Inner-Shell Excitation in Electron Energy Loss Spectroscopy
- Practical Electron Microscopy and Database -
- An Online Book -

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The EELS edge onset is the sudden rise in intensity preceding peaks, representing the ionization threshold which approximately corresponds to the inner-shell binding energy. Energy loss of penetrating electrons occurs due to inner-shell electron excitation. The excitation of atomic inner shells enables us to study the unoccupied conduction states in a solid. These core-level processes are mostly sensitive to the final states since the initial states have narrow energy widths. In EELS profiles, the ionization edges induced by the inner-shell excitation represents ionization threshold and reflects the inner-shell binding energy as shown in Figure 4725a.

Ionization edges induced by inner-shell excitation

Figure 4725a. Ionization edges induced by inner-shell excitation.

Figure 4725b shows the schematic illustration of an energy-loss spectrum and the formation of the main energy-loss peaks related to the energy levels of electrons surrounding atom A and atom B in materials.

Schematic illustration of an energy-loss spectrum and the formation of three main energy-loss peaks

Figure 4725b. Schematic illustration of an energy-loss spectrum and the formation of three main energy-loss peaks.

The ground-state energy of an inner-shell electron is typically some hundreds to thousands of electron volts (eV) below the Fermi level of the solid and the unoccupied electrons states lies only above the Fermi level. When an accelerating electron in the electron beam in EMs interacts with the materials, the inner-shell electrons can be excited and transit to an excited state if the electrons absorb an energy which is equal to or greater than its binding energy. In this case, the accelerating electron in the electron beam loses the same amount of energy and is scattered at an angle. However, these unstable excited electrons will lose its excess energy quickly, producing “byproducts” such as X-rays and Auger electrons. This process is called de-excitation process.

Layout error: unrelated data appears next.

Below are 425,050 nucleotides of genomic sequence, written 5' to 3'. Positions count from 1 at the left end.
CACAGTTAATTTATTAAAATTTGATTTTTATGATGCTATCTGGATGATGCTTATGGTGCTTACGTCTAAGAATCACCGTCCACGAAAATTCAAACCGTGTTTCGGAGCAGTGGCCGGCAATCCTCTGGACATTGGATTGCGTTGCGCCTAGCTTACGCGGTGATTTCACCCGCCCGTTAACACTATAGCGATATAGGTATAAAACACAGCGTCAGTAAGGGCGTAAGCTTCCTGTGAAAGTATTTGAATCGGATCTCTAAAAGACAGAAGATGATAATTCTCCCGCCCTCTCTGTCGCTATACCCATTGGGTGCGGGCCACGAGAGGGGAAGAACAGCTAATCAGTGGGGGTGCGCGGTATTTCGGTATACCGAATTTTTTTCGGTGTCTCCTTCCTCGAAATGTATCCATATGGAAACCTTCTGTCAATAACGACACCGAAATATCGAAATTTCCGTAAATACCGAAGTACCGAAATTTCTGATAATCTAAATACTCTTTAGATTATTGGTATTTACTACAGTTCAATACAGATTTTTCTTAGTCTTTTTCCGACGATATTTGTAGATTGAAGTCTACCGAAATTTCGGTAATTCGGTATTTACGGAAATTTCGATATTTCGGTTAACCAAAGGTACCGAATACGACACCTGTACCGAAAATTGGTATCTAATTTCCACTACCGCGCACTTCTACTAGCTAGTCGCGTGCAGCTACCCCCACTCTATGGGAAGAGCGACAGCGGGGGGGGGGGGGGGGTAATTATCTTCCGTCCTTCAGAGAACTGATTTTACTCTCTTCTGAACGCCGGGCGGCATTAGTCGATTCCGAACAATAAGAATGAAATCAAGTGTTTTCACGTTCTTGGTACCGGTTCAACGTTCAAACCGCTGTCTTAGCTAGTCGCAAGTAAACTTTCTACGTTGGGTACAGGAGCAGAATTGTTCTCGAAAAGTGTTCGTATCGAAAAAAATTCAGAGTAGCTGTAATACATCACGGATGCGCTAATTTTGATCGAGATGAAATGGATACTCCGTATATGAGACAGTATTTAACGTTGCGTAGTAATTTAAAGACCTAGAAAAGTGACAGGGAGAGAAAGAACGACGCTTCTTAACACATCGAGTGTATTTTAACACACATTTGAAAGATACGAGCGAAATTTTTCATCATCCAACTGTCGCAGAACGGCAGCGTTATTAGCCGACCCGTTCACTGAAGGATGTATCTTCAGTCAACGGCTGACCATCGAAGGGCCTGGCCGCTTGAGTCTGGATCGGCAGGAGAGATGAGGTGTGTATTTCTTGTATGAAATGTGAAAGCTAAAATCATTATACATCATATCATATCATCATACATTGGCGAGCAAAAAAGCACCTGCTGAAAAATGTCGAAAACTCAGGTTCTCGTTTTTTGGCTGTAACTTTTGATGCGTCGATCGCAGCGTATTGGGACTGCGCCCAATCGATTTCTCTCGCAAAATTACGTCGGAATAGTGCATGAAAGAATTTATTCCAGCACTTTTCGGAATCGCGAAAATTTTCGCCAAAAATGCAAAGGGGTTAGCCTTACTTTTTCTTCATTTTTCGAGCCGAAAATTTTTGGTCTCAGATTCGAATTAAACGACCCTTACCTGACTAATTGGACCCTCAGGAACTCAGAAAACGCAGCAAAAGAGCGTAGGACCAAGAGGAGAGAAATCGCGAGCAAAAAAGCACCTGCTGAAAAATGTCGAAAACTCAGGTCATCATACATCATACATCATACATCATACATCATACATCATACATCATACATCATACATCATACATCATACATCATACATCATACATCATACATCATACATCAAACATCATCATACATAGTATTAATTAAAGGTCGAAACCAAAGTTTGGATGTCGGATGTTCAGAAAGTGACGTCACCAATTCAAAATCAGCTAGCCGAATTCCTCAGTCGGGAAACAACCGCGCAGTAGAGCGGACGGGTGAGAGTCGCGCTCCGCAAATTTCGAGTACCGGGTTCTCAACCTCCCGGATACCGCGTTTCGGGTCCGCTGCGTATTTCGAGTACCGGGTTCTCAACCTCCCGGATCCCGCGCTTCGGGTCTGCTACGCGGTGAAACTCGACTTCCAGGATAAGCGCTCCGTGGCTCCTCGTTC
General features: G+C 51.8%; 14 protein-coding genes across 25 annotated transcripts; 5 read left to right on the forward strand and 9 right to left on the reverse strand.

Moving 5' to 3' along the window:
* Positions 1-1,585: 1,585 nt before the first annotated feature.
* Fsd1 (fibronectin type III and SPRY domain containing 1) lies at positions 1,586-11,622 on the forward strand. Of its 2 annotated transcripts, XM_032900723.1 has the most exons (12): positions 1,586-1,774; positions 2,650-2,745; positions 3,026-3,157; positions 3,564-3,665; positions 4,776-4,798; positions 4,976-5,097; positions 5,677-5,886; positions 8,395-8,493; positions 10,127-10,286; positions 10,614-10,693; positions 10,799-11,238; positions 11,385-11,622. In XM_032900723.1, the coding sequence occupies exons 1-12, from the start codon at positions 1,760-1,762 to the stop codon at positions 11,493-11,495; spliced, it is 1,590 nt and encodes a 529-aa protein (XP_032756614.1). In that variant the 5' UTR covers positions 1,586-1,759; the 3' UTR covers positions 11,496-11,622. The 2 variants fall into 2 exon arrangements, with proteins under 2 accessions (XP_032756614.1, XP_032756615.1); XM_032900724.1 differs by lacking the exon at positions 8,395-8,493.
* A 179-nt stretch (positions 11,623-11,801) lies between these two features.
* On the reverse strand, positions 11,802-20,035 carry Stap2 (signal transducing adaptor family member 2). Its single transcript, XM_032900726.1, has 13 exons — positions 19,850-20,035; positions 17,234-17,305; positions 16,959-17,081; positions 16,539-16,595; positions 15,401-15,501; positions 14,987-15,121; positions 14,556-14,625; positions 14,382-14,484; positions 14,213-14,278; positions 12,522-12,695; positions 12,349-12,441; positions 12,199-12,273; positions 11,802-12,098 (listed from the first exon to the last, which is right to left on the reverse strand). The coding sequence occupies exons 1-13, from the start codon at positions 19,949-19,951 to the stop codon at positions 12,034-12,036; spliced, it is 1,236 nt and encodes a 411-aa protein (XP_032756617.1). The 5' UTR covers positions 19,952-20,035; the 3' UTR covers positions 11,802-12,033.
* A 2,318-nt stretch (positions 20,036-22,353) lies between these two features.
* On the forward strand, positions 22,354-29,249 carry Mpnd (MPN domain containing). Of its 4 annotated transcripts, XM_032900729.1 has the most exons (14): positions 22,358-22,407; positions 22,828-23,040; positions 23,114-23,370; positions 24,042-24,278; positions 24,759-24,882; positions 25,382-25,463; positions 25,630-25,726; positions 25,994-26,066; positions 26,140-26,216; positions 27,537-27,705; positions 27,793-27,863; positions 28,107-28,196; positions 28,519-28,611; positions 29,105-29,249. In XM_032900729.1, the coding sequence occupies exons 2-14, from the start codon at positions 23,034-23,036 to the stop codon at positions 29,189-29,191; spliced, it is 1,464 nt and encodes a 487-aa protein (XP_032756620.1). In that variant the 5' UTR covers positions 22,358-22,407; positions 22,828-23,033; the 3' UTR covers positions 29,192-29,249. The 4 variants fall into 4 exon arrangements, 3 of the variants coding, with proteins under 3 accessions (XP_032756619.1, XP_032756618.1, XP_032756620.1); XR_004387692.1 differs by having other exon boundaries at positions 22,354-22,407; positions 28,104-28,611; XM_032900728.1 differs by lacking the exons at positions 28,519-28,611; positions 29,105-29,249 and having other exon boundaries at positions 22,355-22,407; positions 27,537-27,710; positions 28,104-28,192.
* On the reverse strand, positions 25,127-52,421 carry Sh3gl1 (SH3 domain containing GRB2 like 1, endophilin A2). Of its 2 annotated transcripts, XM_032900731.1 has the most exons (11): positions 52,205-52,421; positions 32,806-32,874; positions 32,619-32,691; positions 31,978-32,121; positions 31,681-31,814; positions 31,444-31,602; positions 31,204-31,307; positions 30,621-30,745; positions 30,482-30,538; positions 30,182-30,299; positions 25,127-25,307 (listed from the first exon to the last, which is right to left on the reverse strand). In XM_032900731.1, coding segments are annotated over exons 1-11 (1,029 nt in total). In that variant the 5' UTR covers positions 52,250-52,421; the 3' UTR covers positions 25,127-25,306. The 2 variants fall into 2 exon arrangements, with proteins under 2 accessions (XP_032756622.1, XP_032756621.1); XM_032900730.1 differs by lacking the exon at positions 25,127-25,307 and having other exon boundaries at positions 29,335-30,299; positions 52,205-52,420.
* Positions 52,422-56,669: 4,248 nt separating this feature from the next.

An energy filtering transmission microscope (EFTEM) can provide information about the spatial distribution of an element by selecting an energy loss corresponding to a characteristic inner-shell excitation. Due to the smaller ionization cross section, the scattering intensity of inner-shell electron excitation is relatively low and thus, the fast incident electrons have a long mean free path compared to the TEM specimen thickness. Therefore, the probability of plural and multiple inner-shell excitations is negligible.

 

 

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